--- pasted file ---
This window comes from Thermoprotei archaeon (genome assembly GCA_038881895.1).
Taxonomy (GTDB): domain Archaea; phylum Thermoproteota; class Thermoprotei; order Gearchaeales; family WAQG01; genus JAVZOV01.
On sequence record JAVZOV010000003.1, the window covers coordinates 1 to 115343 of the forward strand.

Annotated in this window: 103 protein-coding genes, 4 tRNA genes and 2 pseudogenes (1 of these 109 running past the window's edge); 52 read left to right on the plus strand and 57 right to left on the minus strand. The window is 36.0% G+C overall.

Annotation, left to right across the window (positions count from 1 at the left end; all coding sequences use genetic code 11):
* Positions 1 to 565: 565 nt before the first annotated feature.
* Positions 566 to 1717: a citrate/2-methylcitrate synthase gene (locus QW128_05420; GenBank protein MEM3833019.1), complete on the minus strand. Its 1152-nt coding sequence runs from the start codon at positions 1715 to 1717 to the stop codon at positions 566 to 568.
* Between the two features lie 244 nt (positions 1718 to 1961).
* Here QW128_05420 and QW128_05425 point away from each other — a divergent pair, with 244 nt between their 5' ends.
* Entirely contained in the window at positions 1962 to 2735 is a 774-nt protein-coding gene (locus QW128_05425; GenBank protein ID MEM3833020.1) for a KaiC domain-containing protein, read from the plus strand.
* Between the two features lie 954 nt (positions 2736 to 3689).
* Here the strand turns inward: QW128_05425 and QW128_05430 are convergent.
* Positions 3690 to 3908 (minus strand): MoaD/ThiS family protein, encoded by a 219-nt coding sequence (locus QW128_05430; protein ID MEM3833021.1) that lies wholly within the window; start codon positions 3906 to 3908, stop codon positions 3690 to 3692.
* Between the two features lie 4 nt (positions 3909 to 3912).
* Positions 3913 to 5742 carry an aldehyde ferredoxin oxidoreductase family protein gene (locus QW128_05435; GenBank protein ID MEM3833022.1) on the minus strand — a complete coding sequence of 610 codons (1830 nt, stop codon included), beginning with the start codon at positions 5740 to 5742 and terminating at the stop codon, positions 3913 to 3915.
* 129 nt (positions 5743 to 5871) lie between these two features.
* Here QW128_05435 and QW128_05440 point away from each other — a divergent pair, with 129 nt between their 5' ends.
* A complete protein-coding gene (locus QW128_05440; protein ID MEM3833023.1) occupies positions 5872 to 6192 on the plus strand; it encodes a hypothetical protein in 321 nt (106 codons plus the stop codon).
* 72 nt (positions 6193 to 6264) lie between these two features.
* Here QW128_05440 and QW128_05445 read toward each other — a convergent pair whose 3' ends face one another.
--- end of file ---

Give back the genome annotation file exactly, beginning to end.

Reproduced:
This window comes from Thermoprotei archaeon (genome assembly GCA_038881895.1).
Taxonomy (GTDB): domain Archaea; phylum Thermoproteota; class Thermoprotei; order Gearchaeales; family WAQG01; genus JAVZOV01.
On sequence record JAVZOV010000003.1, the window covers coordinates 1 to 115343 of the forward strand.

Annotated in this window: 103 protein-coding genes, 4 tRNA genes and 2 pseudogenes (1 of these 109 running past the window's edge); 52 read left to right on the plus strand and 57 right to left on the minus strand. The window is 36.0% G+C overall.

Annotation, left to right across the window (positions count from 1 at the left end; all coding sequences use genetic code 11):
* Positions 1 to 565: 565 nt before the first annotated feature.
* Positions 566 to 1717: a citrate/2-methylcitrate synthase gene (locus QW128_05420; GenBank protein MEM3833019.1), complete on the minus strand. Its 1152-nt coding sequence runs from the start codon at positions 1715 to 1717 to the stop codon at positions 566 to 568.
* Between the two features lie 244 nt (positions 1718 to 1961).
* Here QW128_05420 and QW128_05425 point away from each other — a divergent pair, with 244 nt between their 5' ends.
* Entirely contained in the window at positions 1962 to 2735 is a 774-nt protein-coding gene (locus QW128_05425; GenBank protein ID MEM3833020.1) for a KaiC domain-containing protein, read from the plus strand.
* Between the two features lie 954 nt (positions 2736 to 3689).
* Here the strand turns inward: QW128_05425 and QW128_05430 are convergent.
* Positions 3690 to 3908 (minus strand): MoaD/ThiS family protein, encoded by a 219-nt coding sequence (locus QW128_05430; protein ID MEM3833021.1) that lies wholly within the window; start codon positions 3906 to 3908, stop codon positions 3690 to 3692.
* Between the two features lie 4 nt (positions 3909 to 3912).
* Positions 3913 to 5742 carry an aldehyde ferredoxin oxidoreductase family protein gene (locus QW128_05435; GenBank protein ID MEM3833022.1) on the minus strand — a complete coding sequence of 610 codons (1830 nt, stop codon included), beginning with the start codon at positions 5740 to 5742 and terminating at the stop codon, positions 3913 to 3915.
* 129 nt (positions 5743 to 5871) lie between these two features.
* Here QW128_05435 and QW128_05440 point away from each other — a divergent pair, with 129 nt between their 5' ends.
* A complete protein-coding gene (locus QW128_05440; protein ID MEM3833023.1) occupies positions 5872 to 6192 on the plus strand; it encodes a hypothetical protein in 321 nt (106 codons plus the stop codon).
* 72 nt (positions 6193 to 6264) lie between these two features.
* Here QW128_05440 and QW128_05445 read toward each other — a convergent pair whose 3' ends face one another.